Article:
Do millennials care more about money than love? - Metro US

Do millennials care more about money than love?

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A new report shows what cities millennials are moving to and impacting. Photo: iStock.

A lot has been said about the lack of work ethic of those young kids we call millennials. The old guard likes to jump on every opportunity to grumble from their rocking chairs and label them as good-for-nothing slackers. But as a recent study found out, millennials are more focused on advancing their careers than getting into committed relationships.

This study conducted by Comet Financial Intelligence received 364 responses to a survey interviewing single millennials from their early twenties to their early thirties about what their long-term life goals were. The survey yielded some pretty surprising results.

They found that forty percent of millennials who are not in relationships are currently single because they are “focusing on their careers”. That seems reasonable right? On the other hand, the survey found that millennials would prioritize stacking that paper higher over working on their current relationships.  

Thirty-two percent of the individuals they polled said that they would leave their main squeezes if it meant getting a significant raise at work. Pretty ice cold right? Not what you would expect from the average flower-crowned Coachella attendee.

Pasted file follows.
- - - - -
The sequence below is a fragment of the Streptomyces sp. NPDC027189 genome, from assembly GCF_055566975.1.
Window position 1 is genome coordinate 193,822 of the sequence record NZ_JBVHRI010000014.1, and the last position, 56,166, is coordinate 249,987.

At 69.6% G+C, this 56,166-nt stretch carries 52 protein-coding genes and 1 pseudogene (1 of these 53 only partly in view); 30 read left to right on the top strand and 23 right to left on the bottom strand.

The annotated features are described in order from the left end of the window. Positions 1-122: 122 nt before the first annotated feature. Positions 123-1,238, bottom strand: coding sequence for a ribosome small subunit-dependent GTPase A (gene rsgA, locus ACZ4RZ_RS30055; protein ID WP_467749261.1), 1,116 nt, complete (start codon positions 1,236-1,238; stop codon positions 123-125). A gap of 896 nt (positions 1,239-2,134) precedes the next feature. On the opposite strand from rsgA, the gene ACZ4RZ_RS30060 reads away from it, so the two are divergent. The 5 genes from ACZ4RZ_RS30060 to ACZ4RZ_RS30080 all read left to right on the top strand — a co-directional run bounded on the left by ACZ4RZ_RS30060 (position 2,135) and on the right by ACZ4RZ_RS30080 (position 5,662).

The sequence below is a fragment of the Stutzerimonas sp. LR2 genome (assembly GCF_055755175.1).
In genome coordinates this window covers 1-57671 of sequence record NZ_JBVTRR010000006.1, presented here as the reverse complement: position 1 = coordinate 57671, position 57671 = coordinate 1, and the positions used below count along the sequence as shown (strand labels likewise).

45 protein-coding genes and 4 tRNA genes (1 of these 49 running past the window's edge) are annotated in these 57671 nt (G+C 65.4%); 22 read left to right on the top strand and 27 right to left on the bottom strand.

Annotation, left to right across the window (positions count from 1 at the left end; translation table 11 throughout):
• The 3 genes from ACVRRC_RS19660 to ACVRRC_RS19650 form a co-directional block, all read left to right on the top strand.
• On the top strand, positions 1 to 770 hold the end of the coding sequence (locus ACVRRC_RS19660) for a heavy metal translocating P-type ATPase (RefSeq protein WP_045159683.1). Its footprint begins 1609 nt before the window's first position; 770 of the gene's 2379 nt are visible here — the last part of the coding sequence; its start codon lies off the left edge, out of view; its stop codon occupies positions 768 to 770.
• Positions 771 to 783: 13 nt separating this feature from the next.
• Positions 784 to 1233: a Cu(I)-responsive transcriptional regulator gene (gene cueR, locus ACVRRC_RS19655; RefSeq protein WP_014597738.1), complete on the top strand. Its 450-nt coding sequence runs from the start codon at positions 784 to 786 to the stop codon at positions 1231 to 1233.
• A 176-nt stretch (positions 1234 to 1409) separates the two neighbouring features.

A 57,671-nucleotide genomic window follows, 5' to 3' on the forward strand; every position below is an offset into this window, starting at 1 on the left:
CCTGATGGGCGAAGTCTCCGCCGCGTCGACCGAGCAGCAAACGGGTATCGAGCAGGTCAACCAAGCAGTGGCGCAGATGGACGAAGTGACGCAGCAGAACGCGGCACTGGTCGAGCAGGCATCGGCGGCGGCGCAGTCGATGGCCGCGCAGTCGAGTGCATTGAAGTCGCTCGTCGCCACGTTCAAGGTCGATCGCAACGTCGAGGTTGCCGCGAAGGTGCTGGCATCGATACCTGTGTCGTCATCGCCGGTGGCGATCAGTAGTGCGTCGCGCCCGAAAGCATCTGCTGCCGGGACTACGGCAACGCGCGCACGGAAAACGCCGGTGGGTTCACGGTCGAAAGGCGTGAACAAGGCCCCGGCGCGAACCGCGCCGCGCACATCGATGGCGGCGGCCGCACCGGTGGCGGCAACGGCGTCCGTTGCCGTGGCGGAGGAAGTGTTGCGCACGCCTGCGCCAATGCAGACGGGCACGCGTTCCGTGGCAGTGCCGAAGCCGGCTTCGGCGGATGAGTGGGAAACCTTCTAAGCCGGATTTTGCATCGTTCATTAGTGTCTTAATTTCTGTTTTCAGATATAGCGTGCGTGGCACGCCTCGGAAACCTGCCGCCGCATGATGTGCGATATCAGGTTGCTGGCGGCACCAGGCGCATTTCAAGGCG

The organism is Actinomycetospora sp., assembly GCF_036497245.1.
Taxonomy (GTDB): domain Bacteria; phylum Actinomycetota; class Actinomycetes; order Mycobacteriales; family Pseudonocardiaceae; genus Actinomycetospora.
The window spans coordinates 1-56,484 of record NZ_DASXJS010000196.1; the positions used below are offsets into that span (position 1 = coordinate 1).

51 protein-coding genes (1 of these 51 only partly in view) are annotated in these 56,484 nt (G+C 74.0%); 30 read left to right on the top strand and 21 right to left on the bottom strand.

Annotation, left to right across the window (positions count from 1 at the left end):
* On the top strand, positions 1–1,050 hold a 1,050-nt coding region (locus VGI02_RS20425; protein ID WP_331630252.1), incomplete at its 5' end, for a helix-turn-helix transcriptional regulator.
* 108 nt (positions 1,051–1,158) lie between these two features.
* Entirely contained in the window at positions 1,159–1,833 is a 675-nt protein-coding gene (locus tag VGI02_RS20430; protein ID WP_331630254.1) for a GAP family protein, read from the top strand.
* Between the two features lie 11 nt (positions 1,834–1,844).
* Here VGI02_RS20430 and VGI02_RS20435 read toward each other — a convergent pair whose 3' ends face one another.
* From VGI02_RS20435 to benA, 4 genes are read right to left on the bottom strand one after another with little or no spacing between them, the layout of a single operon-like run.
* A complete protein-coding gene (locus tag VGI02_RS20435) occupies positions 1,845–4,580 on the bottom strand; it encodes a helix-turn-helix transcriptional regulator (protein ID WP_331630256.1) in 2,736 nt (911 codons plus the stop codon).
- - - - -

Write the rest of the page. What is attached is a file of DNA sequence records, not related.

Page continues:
So how much money are we talking?

The study found that millennials would hold off on getting a relationship if it meant they would get a $36K raise. Those in committed relationships would hold off on bigger life moments like getting married if it meant getting a $64k raise and having children if they were to get a $67k raise.

The most telling statistic they found was two out of five millennials would leave their romantic interests completely in the dust if they were given a $37k. Which begs the question, do millennials value money over love?

As William Shakespeare once said about the emotional transactions of love “If you love without evoking love in return – if through the vital expression of yourself as a loving person you fail to become a loved person, then your love is impotent, it is a misfortune.” Oh, wait, Karl Marx said that….

Never mind. I guess I don’t know what to tell you! 


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